With the Blue Angels flying overhead and buzzing the City, Al-Malik fumbled a snap on Mission’s next drive. After the two teams traded punts, Smith ripped off his 51-yard score with 13.9 seconds to go in the first quarter to give Galileo its largest lead of the game, at 18-7.

On the first play of the second quarter, Oliver found DeMar Simons for a 51-yard touchdown heave, drawing to within four points. After a tackle for loss and an apparent sack looked to push the Lions back inside their own 25,  Mission was flagged, giving the Lions new life at their own 37. After a four-yard run, Smith exploded for a 58-yard score with seven minutes left in the half to make it 24-14.

A seven-play drive by the Bears ended with a 26-yard touchdown run around left end by Will Delaney Jr. once again pulled Mission within four points. Delaney pressed the advantage on the Lions’ next drive, picking off a halfback pass by Duran and taking it 46 yards to the house to take the lead  with 1:43 left before halftime.

Mission then blocked a pooch punt on fourth-and-20 with 19 seconds left, but couldn’t capitalize.

Duran foiled the Bears’ first drive of the second half with a pass breakup on fourth-and-20 at the Galileo 31 , but with 2:43 to go, Mission took over at their own 20. After a tackle for loss by Edwards, Al-Malik broke through two piles of Lions defenders and sprinted up the near sideline with 1:02 to go in the third for a 76-yard touchdown.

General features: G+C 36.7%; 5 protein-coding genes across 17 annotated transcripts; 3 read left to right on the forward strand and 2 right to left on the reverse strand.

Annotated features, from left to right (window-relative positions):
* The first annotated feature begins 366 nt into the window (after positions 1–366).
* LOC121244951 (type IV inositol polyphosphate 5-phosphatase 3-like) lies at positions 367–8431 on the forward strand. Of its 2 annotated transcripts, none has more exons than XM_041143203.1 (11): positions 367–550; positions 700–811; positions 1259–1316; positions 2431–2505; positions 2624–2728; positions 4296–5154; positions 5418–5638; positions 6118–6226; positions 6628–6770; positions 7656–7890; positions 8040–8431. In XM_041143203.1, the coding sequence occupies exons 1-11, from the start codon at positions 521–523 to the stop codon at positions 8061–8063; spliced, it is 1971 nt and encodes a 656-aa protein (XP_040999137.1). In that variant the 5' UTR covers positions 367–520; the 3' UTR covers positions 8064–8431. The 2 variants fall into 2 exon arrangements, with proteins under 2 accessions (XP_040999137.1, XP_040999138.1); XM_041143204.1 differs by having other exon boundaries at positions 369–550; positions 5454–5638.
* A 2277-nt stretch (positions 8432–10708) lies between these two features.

After a four-yard Fox run to start the ensuing Galileo drive, Edwards burst for a 16-yard gain, then Smith gained two to get across midfield. A 19-yard Smith run put the Lions in striking distance, and Fox obliged, finding Reese Bickart on a crisply-executed buttonhook route on the far sideline for a 25-yard touchdown. Galileo was down six, 36-30, with 10:35 to go.

Mission’s next drive stalled, and on fourth-and-12, the Bears attempted a 40-yard field goal. Oliver, serving as the holder, fumbled the snap, and there again was Duran, falling on the ball with 8:55 to go. That set up an eight-play, 70-yard drive, punctuated by a 38-yard hook up by Fox and Edwards, where the senior receiver gained 30 yards after the catch up the near sideline. A two-yard Smith touchdown with 6:02 left tied things up at 36-36.

Fox finished the game with 45 rushing yards on 20 carries, diminished by a pair of sacks for 10 and 11 yards.

“We had the mentality of the championship game today,” Duran said. “We had to come in and win this. We needed to get the No. 1 seed in the whole City, so we could maintain home and have the playoffs here.”